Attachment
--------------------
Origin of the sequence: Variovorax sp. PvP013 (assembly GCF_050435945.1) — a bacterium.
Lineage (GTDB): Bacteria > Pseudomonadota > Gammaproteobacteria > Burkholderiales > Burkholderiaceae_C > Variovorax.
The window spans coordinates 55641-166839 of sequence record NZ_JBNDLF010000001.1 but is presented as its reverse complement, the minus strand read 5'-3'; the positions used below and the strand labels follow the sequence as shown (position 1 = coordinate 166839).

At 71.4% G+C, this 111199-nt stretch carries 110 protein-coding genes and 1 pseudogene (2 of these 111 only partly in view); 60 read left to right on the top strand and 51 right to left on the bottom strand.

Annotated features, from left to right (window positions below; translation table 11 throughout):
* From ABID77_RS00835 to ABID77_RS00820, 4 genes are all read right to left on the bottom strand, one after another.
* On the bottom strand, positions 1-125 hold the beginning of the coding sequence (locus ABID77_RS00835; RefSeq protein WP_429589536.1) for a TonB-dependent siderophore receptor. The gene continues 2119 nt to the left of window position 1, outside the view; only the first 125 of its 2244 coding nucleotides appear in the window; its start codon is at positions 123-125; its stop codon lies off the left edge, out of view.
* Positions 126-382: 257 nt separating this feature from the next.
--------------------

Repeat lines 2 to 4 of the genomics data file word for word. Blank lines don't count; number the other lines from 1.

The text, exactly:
Lineage (GTDB): Bacteria > Pseudomonadota > Gammaproteobacteria > Burkholderiales > Burkholderiaceae_C > Variovorax.
The window spans coordinates 55641-166839 of sequence record NZ_JBNDLF010000001.1 but is presented as its reverse complement, the minus strand read 5'-3'; the positions used below and the strand labels follow the sequence as shown (position 1 = coordinate 166839).

At 71.4% G+C, this 111199-nt stretch carries 110 protein-coding genes and 1 pseudogene (2 of these 111 only partly in view); 60 read left to right on the top strand and 51 right to left on the bottom strand.